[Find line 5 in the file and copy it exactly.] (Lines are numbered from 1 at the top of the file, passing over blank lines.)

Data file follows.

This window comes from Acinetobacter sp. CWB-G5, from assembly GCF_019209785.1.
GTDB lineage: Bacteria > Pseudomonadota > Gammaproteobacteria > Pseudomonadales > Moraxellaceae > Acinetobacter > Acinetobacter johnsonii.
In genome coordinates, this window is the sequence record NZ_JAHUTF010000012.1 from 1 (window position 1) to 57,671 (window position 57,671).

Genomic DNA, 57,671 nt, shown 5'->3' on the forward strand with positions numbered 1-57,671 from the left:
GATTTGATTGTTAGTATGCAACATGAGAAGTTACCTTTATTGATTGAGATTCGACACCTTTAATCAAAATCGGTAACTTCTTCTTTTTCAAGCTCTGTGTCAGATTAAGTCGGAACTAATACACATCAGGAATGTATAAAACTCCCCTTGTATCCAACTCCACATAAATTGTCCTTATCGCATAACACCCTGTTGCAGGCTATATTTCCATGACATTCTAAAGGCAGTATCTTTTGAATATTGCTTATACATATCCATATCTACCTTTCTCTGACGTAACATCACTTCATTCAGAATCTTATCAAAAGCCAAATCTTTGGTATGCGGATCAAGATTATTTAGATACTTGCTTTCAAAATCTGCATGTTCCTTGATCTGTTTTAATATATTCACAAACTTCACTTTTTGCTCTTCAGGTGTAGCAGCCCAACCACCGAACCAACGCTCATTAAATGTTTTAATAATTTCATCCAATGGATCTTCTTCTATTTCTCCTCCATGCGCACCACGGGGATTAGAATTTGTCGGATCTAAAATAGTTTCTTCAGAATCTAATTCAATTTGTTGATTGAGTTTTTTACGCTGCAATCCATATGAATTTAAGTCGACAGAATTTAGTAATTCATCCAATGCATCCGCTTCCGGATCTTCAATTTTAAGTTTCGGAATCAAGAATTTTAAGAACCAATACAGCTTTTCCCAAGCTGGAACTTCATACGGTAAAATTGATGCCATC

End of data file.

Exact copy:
GATTTGATTGTTAGTATGCAACATGAGAAGTTACCTTTATTGATTGAGATTCGACACCTTTAATCAAAATCGGTAACTTCTTCTTTTTCAAGCTCTGTGTCAGATTAAGTCGGAACTAATACACATCAGGAATGTATAAAACTCCCCTTGTATCCAACTCCACATAAATTGTCCTTATCGCATAACACCCTGTTGCAGGCTATATTTCCATGACATTCTAAAGGCAGTATCTTTTGAATATTGCTTATACATATCCATATCTACCTTTCTCTGACGTAACATCACTTCATTCAGAATCTTATCAAAAGCCAAATCTTTGGTATGCGGATCAAGATTATTTAGATACTTGCTTTCAAAATCTGCATGTTCCTTGATCTGTTTTAATATATTCACAAACTTCACTTTTTGCTCTTCAGGTGTAGCAGCCCAACCACCGAACCAACGCTCATTAAATGTTTTAATAATTTCATCCAATGGATCTTCTTCTATTTCTCCTCCATGCGCACCACGGGGATTAGAATTTGTCGGATCTAAAATAGTTTCTTCAGAATCTAATTCAATTTGTTGATTGAGTTTTTTACGCTGCAATCCATATGAATTTAAGTCGACAGAATTTAGTAATTCATCCAATGCATCCGCTTCCGGATCTTCAATTTTAAGTTTCGGAATCAAGAATTTTAAGAACCAATACAGCTTTTCCCAAGCTGGAACTTCATACGGTAAAATTGATGCCATC